Wednesday, 4 February 2009

Barclays Expects Aggressive Monetary Policy Front-Loading Across Latin America

Barclays Capital economists say that Latin America ''is in many ways treading through uncharted territory.´´ Policymakers are taking chances, ignoring the pass-through impact of recent declines in their countries' currencies against the dollar, and cutting rates or increasing liquidity rapidly to stave off the effects of the global recession. ''For these reasons, which add to the unusual high headline inflation of 2008, policy responses have been slower to materialize,´´ the bank said in a report released Friday. ''As data continue to come out in coming weeks, we expect policies to become bolder and further front load rate cuts.´´

There are at least three key factors behind this policy response, Barclays says.
First, the currency depreciations in Latin America have been smaller than that in the U.S. dollar for the past years. Second, plunging commodity prices are contributing to keeping local prices tamed. And third, the economic deceleration is reducing pricing power by firms and retailers. The data for industrial production in Brazil, which was released yesterday and showed a drop of almost 15 percent on the year-on-year reading, represents a ''good example of the magnitudes involved.´´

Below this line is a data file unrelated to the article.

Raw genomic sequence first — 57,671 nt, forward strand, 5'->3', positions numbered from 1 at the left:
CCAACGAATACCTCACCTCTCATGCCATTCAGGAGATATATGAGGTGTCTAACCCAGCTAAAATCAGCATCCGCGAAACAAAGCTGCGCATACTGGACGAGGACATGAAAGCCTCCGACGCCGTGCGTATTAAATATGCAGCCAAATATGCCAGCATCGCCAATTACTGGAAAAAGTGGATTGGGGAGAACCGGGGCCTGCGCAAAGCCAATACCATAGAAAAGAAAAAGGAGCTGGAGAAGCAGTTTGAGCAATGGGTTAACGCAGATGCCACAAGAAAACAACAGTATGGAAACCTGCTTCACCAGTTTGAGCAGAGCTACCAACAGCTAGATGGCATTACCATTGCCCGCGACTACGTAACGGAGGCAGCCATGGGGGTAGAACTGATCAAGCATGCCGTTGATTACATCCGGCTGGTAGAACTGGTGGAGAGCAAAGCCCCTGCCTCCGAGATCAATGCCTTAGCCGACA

The implication is straightforward: monetary policy should lean against the wind in this juncture. Therefore, aggressive easing should continue in the region, according to the shop.

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